Networks in psychology: more than a pretty picture?

Network analysis enables researchers to visualize the relations between people, objects, and concepts. Here, Dr. Bringmann shows how the technique can be generalized to psychopathology: the complex constellation of symptoms that co-occur with Major Depression can be mapped, and the map itself can be analyzed. This then illustrates an emerging approach to understanding psychopathology.

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Blue Monday: Perpetuating a media hype or promoting mental health awareness?

One Monday in mid-to-late January is said to be the most depressing day of the year. For the past 12 years, a Welsh psychologist has been associated with this day. He has become known as the brain behind Blue Monday, allegedly developing the formula used to calculate the date. But what is the real story, and how has it developed over time?

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HoeGekIs.NL – How Nuts Are The Dutch?

HoeGekIsNL is a national crowdsourcing study designed to create an empirically based representation of mental strengths and vulnerabilities and their role in mental disorders. It is an initiative of the Interdisciplinary Center Psychopathology and Emotion regulation (ICPE), UMCG. The team behind the project is led by professor Peter de Jonge and is comprised of scientists from different fields, including psychiatric epidemiology, psychology, computer science, and mathematics.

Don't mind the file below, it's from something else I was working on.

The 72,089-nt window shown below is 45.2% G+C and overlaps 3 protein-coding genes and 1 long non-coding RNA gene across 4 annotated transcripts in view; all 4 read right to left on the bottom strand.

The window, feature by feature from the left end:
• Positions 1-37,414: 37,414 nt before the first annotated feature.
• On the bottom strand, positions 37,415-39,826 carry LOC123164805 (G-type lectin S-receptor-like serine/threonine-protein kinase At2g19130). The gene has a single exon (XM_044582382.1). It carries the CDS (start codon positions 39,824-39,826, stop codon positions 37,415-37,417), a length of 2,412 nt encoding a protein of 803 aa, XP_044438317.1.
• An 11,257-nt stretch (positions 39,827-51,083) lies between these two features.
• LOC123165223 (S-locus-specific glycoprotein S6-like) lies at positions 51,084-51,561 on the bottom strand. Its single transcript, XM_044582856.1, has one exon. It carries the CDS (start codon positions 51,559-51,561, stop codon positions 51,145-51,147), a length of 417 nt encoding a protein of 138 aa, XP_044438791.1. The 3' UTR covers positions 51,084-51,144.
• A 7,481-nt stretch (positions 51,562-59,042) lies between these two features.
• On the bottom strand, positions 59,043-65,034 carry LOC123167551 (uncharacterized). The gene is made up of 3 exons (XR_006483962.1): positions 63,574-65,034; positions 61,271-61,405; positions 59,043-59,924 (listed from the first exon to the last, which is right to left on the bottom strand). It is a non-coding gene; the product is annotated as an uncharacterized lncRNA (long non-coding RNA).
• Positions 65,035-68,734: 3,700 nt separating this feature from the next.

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Social behaviour and serotonin:

Some unexpected findings

While an acute decrease in brain serotonin may have few effects on social behaviour, a longer-term increase in serotonin in individuals at risk for depression improves mood and alters social behaviour. This Thursday, February 4, 2016, Koen Hogenelst defends his dissertation, in which he explains the relevance of his research findings for the effectiveness of serotonergic medications for depression.

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Does attentional bias modification constitute a suitable treatment for depression?

Negative attentional biases have been linked to depression. The “find the smiling face task” has been shown to reduce these dysfunctional attentional biases. To further validate the task, Thole Hoppen and two fellow students investigated whether the “find the smiling face task” changes attentional biases when people are in sad mood.

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